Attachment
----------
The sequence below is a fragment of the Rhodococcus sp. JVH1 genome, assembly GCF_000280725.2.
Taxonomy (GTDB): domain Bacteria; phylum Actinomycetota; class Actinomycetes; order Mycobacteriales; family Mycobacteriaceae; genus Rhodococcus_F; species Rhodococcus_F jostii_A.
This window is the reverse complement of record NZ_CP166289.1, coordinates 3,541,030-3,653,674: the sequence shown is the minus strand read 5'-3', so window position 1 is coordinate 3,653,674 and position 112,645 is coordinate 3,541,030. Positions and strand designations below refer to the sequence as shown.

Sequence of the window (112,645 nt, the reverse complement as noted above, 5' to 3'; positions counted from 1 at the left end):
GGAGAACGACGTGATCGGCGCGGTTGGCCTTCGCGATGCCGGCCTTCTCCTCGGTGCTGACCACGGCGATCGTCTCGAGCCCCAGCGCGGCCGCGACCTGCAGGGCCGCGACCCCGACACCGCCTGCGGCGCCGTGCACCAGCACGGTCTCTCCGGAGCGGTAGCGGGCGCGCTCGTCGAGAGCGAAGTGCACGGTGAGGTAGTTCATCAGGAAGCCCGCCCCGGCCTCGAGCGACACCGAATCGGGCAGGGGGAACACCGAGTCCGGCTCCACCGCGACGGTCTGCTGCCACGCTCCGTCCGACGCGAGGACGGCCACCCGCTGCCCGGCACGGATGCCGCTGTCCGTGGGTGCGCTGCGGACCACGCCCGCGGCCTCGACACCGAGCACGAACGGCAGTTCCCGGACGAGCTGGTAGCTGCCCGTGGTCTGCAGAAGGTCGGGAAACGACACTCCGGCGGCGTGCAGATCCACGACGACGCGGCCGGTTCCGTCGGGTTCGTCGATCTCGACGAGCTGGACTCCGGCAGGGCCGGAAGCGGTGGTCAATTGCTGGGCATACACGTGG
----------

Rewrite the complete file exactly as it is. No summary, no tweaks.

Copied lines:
The sequence below is a fragment of the Rhodococcus sp. JVH1 genome, assembly GCF_000280725.2.
Taxonomy (GTDB): domain Bacteria; phylum Actinomycetota; class Actinomycetes; order Mycobacteriales; family Mycobacteriaceae; genus Rhodococcus_F; species Rhodococcus_F jostii_A.
This window is the reverse complement of record NZ_CP166289.1, coordinates 3,541,030-3,653,674: the sequence shown is the minus strand read 5'-3', so window position 1 is coordinate 3,653,674 and position 112,645 is coordinate 3,541,030. Positions and strand designations below refer to the sequence as shown.

Sequence of the window (112,645 nt, the reverse complement as noted above, 5' to 3'; positions counted from 1 at the left end):
GGAGAACGACGTGATCGGCGCGGTTGGCCTTCGCGATGCCGGCCTTCTCCTCGGTGCTGACCACGGCGATCGTCTCGAGCCCCAGCGCGGCCGCGACCTGCAGGGCCGCGACCCCGACACCGCCTGCGGCGCCGTGCACCAGCACGGTCTCTCCGGAGCGGTAGCGGGCGCGCTCGTCGAGAGCGAAGTGCACGGTGAGGTAGTTCATCAGGAAGCCCGCCCCGGCCTCGAGCGACACCGAATCGGGCAGGGGGAACACCGAGTCCGGCTCCACCGCGACGGTCTGCTGCCACGCTCCGTCCGACGCGAGGACGGCCACCCGCTGCCCGGCACGGATGCCGCTGTCCGTGGGTGCGCTGCGGACCACGCCCGCGGCCTCGACACCGAGCACGAACGGCAGTTCCCGGACGAGCTGGTAGCTGCCCGTGGTCTGCAGAAGGTCGGGAAACGACACTCCGGCGGCGTGCAGATCCACGACGACGCGGCCGGTTCCGTCGGGTTCGTCGATCTCGACGAGCTGGACTCCGGCAGGGCCGGAAGCGGTGGTCAATTGCTGGGCATACACGTGG